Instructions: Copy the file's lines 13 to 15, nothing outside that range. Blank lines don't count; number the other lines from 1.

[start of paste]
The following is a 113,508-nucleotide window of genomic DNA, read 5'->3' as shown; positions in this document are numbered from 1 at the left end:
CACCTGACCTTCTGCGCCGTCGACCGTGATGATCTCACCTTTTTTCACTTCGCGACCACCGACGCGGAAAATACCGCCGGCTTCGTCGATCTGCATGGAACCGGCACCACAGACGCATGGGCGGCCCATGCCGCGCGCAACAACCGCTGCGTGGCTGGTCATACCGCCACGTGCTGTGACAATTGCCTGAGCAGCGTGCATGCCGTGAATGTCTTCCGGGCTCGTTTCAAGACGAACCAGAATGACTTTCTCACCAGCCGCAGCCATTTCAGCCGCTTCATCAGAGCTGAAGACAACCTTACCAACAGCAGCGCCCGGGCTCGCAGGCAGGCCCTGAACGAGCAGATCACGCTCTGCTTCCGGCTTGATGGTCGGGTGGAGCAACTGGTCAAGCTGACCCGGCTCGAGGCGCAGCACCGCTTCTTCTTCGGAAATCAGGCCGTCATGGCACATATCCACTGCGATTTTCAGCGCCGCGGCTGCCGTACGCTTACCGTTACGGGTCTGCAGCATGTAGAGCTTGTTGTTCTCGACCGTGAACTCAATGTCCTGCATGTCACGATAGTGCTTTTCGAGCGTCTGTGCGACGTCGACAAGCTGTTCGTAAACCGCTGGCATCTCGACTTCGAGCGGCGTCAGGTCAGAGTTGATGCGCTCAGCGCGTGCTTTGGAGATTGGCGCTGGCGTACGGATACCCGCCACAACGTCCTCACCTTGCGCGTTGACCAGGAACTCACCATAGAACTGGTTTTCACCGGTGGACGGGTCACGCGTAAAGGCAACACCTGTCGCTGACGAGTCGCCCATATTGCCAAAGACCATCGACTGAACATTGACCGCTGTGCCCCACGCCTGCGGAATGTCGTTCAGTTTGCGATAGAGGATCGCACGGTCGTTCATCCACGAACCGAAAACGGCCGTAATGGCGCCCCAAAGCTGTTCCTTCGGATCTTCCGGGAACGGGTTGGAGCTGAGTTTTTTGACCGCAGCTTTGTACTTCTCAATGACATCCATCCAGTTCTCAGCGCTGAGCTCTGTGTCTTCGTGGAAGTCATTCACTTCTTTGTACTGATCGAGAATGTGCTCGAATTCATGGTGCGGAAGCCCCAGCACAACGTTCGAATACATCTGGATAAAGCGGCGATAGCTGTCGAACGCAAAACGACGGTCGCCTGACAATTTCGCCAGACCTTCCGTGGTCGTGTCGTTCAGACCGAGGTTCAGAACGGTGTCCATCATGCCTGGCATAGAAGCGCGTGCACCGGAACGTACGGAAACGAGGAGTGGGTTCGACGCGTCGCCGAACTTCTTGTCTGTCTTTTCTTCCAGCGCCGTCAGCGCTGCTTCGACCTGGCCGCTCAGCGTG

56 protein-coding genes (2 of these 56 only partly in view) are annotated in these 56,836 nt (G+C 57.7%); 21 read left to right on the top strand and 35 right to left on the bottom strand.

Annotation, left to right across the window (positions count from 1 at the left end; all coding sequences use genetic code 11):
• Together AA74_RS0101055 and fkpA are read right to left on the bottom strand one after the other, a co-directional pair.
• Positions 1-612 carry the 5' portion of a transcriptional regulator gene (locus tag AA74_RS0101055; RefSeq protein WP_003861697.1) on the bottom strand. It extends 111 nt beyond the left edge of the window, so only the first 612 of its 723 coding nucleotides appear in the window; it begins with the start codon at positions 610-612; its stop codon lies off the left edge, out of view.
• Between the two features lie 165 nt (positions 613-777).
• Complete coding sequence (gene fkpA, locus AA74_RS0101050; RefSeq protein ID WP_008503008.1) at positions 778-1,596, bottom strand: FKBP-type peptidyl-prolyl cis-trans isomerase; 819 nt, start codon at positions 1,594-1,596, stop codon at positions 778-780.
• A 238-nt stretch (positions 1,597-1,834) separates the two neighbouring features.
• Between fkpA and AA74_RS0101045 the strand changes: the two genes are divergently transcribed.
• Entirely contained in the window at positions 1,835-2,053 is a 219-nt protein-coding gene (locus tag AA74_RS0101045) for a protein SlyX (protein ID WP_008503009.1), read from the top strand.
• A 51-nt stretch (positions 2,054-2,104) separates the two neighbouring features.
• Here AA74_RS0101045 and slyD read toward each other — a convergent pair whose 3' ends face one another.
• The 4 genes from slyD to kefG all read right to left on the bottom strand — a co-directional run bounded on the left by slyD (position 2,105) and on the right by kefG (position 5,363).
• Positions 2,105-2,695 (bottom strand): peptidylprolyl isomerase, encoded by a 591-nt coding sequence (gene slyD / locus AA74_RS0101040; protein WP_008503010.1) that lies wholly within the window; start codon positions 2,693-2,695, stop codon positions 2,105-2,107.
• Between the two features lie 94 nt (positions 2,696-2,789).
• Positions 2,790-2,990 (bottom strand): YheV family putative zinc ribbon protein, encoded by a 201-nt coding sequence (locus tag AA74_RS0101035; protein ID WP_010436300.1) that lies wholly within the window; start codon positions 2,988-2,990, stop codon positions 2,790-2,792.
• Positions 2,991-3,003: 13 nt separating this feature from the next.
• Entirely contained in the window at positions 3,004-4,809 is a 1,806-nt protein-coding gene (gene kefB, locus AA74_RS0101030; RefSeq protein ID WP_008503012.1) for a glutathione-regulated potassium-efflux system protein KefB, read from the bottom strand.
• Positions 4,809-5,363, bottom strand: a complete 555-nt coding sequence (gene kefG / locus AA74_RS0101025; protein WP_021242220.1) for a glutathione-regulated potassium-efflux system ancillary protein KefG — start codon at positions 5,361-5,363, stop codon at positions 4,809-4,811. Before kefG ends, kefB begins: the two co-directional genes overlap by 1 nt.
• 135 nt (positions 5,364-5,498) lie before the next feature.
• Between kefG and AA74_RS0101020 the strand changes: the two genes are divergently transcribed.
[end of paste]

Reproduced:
• Here AA74_RS0101045 and slyD read toward each other — a convergent pair whose 3' ends face one another.
• The 4 genes from slyD to kefG all read right to left on the bottom strand — a co-directional run bounded on the left by slyD (position 2,105) and on the right by kefG (position 5,363).
• Positions 2,105-2,695 (bottom strand): peptidylprolyl isomerase, encoded by a 591-nt coding sequence (gene slyD / locus AA74_RS0101040; protein WP_008503010.1) that lies wholly within the window; start codon positions 2,693-2,695, stop codon positions 2,105-2,107.